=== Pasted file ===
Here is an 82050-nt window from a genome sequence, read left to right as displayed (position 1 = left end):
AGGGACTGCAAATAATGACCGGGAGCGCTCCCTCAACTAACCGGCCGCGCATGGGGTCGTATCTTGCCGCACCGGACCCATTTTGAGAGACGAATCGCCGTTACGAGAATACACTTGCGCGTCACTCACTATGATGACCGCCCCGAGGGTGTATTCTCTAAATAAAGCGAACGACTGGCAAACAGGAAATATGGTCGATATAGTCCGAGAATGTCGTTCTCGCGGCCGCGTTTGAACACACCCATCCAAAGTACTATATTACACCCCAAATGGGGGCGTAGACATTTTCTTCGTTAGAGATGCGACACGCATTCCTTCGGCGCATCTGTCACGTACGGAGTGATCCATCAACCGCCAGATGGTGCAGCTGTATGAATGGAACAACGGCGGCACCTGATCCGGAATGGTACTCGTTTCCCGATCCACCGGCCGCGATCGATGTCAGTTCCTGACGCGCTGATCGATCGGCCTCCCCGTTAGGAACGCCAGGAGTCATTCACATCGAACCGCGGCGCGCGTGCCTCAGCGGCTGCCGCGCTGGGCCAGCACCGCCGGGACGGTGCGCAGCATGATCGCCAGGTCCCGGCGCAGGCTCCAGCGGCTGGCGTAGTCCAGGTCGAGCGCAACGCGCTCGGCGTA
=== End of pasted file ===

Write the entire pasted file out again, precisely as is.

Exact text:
Here is an 82050-nt window from a genome sequence, read left to right as displayed (position 1 = left end):
AGGGACTGCAAATAATGACCGGGAGCGCTCCCTCAACTAACCGGCCGCGCATGGGGTCGTATCTTGCCGCACCGGACCCATTTTGAGAGACGAATCGCCGTTACGAGAATACACTTGCGCGTCACTCACTATGATGACCGCCCCGAGGGTGTATTCTCTAAATAAAGCGAACGACTGGCAAACAGGAAATATGGTCGATATAGTCCGAGAATGTCGTTCTCGCGGCCGCGTTTGAACACACCCATCCAAAGTACTATATTACACCCCAAATGGGGGCGTAGACATTTTCTTCGTTAGAGATGCGACACGCATTCCTTCGGCGCATCTGTCACGTACGGAGTGATCCATCAACCGCCAGATGGTGCAGCTGTATGAATGGAACAACGGCGGCACCTGATCCGGAATGGTACTCGTTTCCCGATCCACCGGCCGCGATCGATGTCAGTTCCTGACGCGCTGATCGATCGGCCTCCCCGTTAGGAACGCCAGGAGTCATTCACATCGAACCGCGGCGCGCGTGCCTCAGCGGCTGCCGCGCTGGGCCAGCACCGCCGGGACGGTGCGCAGCATGATCGCCAGGTCCCGGCGCAGGCTCCAGCGGCTGGCGTAGTCCAGGTCGAGCGCAACGCGCTCGGCGTA